Mixing sickness with socialising and say hello to The Tartan Explorer
Enjoying my first pint in weeks.
L-R: Rev. John Craigie, Helen Colgan, Barry Colgan, Murf.
I'm sure most of my followers here are familiar with our indigenous island saying:
"Are ya going for a pint?"
Six months ago, I could answer that question with an enthusiastic YES and be in a position to present myself at the bar, within an hour or so. Not now folks, not now !
I went out to meet up with good friends last night, at my local, the family run, fully loaded O'Briens Arch Bar. It's been a while since I tasted a nice cold draught beer, so needless to say, I was looking forward to it. With Easter weekend done and dusted, I was planning on just a comfortable number of patrons in the pub last night, which duly happened. The less crowd, the least chance I have of getting an infection.
My plans to go out last night actually started the day before. Why?
I have to plan my sleep patterns in advance, the trick being to get my body to sleep well the night before and then for most of yesterday, stay rested for most of the day with a 2-3 hour sleep needed and required yesterday afternoon. Once that's in the can, I'm generally good to go and stay in good form for most of the remaining evening.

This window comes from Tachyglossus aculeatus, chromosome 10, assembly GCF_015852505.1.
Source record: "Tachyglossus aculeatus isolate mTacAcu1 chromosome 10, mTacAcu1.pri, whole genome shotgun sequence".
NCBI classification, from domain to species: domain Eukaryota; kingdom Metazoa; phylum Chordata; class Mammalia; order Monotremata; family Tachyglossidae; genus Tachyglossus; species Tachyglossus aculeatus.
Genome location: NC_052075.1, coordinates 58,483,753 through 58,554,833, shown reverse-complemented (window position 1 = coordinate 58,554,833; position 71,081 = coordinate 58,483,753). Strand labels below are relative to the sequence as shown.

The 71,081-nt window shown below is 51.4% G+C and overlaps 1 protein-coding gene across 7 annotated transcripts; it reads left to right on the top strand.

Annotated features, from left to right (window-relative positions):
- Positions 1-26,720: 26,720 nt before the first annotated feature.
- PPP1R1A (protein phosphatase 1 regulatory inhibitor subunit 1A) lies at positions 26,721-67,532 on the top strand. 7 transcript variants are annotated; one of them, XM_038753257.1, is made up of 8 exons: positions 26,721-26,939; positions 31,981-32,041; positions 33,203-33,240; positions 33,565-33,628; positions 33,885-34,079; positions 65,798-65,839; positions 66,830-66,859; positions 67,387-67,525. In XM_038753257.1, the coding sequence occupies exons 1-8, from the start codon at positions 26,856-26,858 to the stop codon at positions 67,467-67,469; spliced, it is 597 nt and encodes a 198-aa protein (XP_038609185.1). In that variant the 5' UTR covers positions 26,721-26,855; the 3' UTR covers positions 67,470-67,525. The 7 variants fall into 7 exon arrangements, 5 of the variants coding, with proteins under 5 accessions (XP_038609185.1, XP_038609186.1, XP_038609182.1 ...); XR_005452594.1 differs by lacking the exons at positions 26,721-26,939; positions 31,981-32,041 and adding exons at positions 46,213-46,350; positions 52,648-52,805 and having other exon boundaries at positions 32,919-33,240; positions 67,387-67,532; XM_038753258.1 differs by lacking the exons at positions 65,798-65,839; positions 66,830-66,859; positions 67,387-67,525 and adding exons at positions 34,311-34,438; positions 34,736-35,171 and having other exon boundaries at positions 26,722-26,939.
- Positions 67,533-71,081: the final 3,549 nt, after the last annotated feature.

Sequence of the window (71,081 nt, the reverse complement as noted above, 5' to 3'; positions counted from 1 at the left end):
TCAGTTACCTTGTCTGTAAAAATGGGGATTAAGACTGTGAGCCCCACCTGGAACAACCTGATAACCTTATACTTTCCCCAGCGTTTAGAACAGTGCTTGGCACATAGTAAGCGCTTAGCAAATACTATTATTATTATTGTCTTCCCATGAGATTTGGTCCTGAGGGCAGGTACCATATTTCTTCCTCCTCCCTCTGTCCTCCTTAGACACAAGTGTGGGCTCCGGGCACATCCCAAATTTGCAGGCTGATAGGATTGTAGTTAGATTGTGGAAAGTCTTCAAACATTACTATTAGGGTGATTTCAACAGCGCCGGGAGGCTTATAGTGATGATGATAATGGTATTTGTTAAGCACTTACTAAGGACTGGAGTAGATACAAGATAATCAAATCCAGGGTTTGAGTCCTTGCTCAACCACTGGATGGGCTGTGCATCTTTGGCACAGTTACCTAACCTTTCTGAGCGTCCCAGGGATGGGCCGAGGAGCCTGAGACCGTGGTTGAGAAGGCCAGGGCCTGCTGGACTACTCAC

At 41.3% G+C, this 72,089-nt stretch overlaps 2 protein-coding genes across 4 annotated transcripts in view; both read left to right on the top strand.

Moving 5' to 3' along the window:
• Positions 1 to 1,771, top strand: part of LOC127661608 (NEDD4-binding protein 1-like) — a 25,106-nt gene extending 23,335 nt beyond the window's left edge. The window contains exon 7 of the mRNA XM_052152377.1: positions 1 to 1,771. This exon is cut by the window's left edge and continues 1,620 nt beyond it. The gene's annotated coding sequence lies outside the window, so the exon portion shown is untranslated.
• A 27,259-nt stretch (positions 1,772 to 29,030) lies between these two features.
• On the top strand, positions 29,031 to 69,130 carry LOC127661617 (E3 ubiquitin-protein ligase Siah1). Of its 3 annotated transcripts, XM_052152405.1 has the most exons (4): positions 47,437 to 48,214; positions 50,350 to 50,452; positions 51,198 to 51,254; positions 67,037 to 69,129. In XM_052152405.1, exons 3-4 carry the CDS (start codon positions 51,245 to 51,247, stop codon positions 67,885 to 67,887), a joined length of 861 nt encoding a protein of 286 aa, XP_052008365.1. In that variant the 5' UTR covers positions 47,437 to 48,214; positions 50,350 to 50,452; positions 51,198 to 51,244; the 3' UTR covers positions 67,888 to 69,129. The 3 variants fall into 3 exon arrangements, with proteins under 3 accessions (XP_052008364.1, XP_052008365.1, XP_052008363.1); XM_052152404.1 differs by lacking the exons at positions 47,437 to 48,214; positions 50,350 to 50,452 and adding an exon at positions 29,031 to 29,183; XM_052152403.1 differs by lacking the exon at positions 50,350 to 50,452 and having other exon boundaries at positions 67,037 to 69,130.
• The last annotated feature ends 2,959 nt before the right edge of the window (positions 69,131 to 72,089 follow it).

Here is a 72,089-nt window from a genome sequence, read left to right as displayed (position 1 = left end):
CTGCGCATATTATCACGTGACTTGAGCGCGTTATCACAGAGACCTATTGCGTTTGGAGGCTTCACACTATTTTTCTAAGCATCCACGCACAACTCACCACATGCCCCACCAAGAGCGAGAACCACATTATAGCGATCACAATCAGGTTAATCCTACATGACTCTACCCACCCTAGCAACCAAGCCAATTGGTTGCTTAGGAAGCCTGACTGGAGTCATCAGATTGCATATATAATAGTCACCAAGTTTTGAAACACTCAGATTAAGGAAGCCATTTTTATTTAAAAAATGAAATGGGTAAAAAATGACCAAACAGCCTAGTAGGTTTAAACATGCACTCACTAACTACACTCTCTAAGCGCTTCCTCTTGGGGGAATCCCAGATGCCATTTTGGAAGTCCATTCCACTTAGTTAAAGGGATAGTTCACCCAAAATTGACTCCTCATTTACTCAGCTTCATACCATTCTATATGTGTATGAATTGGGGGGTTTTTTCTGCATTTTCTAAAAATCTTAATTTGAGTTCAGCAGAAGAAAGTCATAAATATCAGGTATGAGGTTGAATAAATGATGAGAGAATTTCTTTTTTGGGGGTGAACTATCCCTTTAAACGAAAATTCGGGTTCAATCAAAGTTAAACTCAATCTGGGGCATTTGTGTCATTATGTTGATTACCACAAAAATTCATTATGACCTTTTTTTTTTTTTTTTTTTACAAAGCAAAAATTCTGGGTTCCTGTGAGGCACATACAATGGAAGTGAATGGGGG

Yes, it's great to get out and about. Even better though when with good friends. But although I do enjoy the craic and the laughs, during the evening I do (and did) tend to look casually around. Call it people watching if you will, I tend to call it 'Murf's Mind Mapping'. As I'm watching my fellow patrons, engaged in full chat and laughs, it's going thru my mind how lucky these people are. That's just my initial perception by the way..
You see, I don't do the 'feeling sorry for myself', hence my use of that 'perception' word, as that is all that it is. We all have our cross's to bear. Mine is my bastard tumour, it of no legacy or legitimacy to me. It'll probably be a few weeks before I drop in again for a self inflicted aka well deserved pint. The following day (after the night before) tends to leave me totally drained, and I just hate and despise that feeling. But for those few hours in the company of good friends? Priceless.
Now is an opportune time to share with you, a quote from a friend of mine: "It's not that you took your health for granted, it's that you never thought you would loose it". The wise words of one Josh Quigley, a young Scotsman who, after a dark and painful batttle with depression, lost all hope and attempted suicide by intentionally crashing his car at over 128 KPH (80 MPH).
It was my cousin Brian who initially came across Josh's story. Having survived this suicide attempt and miraculously walking away with no physical injuries, Josh tells us that he strenuously beleives he has been kept alive for a reason and had to grab hold of his 2nd chance at life. The lad had an epiphany that he should tell his story and thus embarked on a huge challenge to raise awareness of mental health issues and inspire those who were also suffering.